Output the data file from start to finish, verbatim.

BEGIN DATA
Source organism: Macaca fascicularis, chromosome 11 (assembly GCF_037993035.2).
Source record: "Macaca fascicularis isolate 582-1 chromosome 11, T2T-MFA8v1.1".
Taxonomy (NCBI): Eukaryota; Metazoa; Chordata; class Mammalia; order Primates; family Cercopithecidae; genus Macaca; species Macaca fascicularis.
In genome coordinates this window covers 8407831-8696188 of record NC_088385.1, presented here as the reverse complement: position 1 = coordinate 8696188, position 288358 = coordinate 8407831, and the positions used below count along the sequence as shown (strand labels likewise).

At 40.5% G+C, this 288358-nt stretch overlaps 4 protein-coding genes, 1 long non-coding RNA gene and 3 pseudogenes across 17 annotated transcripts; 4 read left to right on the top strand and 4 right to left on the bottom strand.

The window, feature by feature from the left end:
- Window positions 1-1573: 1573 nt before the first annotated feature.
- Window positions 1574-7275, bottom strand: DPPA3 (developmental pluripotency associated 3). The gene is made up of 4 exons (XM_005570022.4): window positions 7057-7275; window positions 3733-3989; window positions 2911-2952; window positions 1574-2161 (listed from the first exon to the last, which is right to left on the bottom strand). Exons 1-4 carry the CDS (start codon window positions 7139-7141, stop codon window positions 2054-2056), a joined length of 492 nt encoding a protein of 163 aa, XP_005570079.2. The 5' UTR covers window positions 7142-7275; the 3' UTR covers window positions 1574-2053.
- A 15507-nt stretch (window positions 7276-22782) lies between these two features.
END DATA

Source organism: Macaca fascicularis, chromosome 11 (assembly GCF_037993035.2).
Source record: "Macaca fascicularis isolate 582-1 chromosome 11, T2T-MFA8v1.1".
Taxonomy (NCBI): Eukaryota; Metazoa; Chordata; class Mammalia; order Primates; family Cercopithecidae; genus Macaca; species Macaca fascicularis.
In genome coordinates this window covers 8407831-8696188 of record NC_088385.1, presented here as the reverse complement: position 1 = coordinate 8696188, position 288358 = coordinate 8407831, and the positions used below count along the sequence as shown (strand labels likewise).

At 40.5% G+C, this 288358-nt stretch overlaps 4 protein-coding genes, 1 long non-coding RNA gene and 3 pseudogenes across 17 annotated transcripts; 4 read left to right on the top strand and 4 right to left on the bottom strand.

The window, feature by feature from the left end:
- Window positions 1-1573: 1573 nt before the first annotated feature.
- Window positions 1574-7275, bottom strand: DPPA3 (developmental pluripotency associated 3). The gene is made up of 4 exons (XM_005570022.4): window positions 7057-7275; window positions 3733-3989; window positions 2911-2952; window positions 1574-2161 (listed from the first exon to the last, which is right to left on the bottom strand). Exons 1-4 carry the CDS (start codon window positions 7139-7141, stop codon window positions 2054-2056), a joined length of 492 nt encoding a protein of 163 aa, XP_005570079.2. The 5' UTR covers window positions 7142-7275; the 3' UTR covers window positions 1574-2053.
- A 15507-nt stretch (window positions 7276-22782) lies between these two features.